On November 4, the Republican party endured its second consecutive electoral drubbing, and much of the pain was administered by non-white voters. Surging Latino support helped Barack Obama win three states in the Interior West, and flipped five House and two Senate seats. Black voters supported Obama by an incredible margin of almost 19 to one, and were a crucial component of victory in at least five states.
In light of the GOP's problems with nonwhite voters, then, its approach to choosing the next Republican National Committee chairperson seems a little odd. The contest now includes a couple of black guys who lost statewide races by large margins and a couple of white guys who have problems with black guys.
On one side of the ledger are Michael Steele, who lost the Maryland senate race by 10 points in 2006, and Ken Blackwell, who lost the Ohio governor's race by 23 the same year. Presumably choosing Steele or Blackwell as RNC chairman would send a message of inclusivity to African-American voters, though we see how well that worked out for Mel Martinez and Latino voters a few years ago.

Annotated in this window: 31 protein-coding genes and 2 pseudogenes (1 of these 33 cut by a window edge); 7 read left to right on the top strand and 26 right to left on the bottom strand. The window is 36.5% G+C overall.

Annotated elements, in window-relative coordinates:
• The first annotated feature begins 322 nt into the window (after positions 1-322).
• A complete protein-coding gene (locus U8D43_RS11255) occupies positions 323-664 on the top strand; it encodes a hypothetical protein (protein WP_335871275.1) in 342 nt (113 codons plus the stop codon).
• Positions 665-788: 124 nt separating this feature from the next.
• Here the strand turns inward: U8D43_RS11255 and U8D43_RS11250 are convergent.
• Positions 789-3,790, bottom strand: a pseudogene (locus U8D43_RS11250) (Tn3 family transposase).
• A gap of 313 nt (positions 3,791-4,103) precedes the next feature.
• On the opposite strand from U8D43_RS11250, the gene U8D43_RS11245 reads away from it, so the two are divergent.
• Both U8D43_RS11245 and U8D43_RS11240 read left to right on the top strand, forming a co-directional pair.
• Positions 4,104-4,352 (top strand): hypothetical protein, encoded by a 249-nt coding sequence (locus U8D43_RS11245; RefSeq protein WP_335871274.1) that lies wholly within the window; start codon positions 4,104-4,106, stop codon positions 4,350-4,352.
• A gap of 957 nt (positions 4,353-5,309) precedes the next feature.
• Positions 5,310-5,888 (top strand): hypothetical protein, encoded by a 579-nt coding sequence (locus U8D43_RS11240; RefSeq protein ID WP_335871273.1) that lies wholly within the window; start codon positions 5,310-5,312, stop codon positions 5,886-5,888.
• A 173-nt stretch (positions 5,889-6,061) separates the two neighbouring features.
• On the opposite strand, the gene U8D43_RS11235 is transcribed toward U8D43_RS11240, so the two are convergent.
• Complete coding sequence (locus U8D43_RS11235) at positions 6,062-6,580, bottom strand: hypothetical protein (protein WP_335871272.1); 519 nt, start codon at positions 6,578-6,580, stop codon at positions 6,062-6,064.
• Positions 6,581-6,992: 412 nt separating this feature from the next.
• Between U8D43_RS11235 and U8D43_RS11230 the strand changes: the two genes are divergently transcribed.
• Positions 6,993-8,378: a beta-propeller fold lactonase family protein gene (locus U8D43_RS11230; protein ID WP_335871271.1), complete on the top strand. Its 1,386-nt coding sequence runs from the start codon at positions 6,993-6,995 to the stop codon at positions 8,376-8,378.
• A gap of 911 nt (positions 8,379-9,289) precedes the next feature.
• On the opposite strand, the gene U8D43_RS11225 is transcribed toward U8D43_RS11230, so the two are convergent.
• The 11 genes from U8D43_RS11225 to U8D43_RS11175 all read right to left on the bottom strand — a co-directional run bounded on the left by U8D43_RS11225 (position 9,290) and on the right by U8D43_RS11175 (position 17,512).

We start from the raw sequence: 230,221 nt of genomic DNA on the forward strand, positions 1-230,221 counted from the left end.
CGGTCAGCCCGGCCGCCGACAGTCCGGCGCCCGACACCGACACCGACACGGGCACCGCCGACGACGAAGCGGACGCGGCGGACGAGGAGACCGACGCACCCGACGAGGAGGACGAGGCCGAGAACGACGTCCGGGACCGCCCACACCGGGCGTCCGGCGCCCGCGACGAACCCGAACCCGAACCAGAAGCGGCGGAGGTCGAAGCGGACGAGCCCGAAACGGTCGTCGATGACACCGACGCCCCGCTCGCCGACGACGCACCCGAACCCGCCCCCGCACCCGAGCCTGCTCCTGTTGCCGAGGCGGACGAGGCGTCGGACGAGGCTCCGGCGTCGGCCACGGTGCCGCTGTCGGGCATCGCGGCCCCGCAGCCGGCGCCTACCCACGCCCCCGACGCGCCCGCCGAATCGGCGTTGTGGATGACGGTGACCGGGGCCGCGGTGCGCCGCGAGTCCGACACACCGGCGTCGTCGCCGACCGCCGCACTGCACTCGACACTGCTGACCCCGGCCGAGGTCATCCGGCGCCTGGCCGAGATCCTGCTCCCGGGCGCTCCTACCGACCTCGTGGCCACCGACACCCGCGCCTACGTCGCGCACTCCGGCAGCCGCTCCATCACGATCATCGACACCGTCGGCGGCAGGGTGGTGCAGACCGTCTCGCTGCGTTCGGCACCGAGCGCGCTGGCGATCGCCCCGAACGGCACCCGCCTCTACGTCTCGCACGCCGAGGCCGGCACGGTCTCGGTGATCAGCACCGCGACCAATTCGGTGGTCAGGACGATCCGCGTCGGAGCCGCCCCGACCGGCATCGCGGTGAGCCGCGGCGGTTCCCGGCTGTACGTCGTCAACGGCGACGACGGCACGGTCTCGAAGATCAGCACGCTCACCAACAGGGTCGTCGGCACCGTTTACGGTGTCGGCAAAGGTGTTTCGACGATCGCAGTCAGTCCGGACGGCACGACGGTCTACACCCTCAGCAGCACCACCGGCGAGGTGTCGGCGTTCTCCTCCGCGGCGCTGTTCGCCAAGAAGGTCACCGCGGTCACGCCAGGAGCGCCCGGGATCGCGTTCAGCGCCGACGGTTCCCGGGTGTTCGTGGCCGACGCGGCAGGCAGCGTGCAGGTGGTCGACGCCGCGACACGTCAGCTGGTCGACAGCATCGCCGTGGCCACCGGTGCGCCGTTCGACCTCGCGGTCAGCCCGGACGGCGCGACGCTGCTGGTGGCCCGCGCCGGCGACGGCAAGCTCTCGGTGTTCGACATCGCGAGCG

On the other side of the ledger are South Carolina's Katon Dawson, who seems to have quit his all-white country club only when he began seriously contemplating the chairmanship, and former Tennessee state chair Chip Saltsman.
As part of his audition for the job, Saltsman, former campaign manager for Mike Huckabee's presidential bid, decided to show committee members that he's just as funny as his old boss. For Christmas, he mailed them a CD of right-wing musical comedy. Called "We Hate the USA," it includes such tracks as "John Edwards' Poverty Tour," "The Star Spanglish Banner," "Wright Place, Wrong Pastor" and "Ivory and Ebony." The hit single on the album, however, has to be "Barack the Magic Negro," set to the tune of "Puff the Magic Dragon" and first popularized by Rush Limbaugh in 2007.
After the existence of the CD was reported by The Hill on Friday, Saltsman told CNN it was all in good fun. "I think most people recognize political satire when they see it." Saltsman said. "I think RNC members understand that."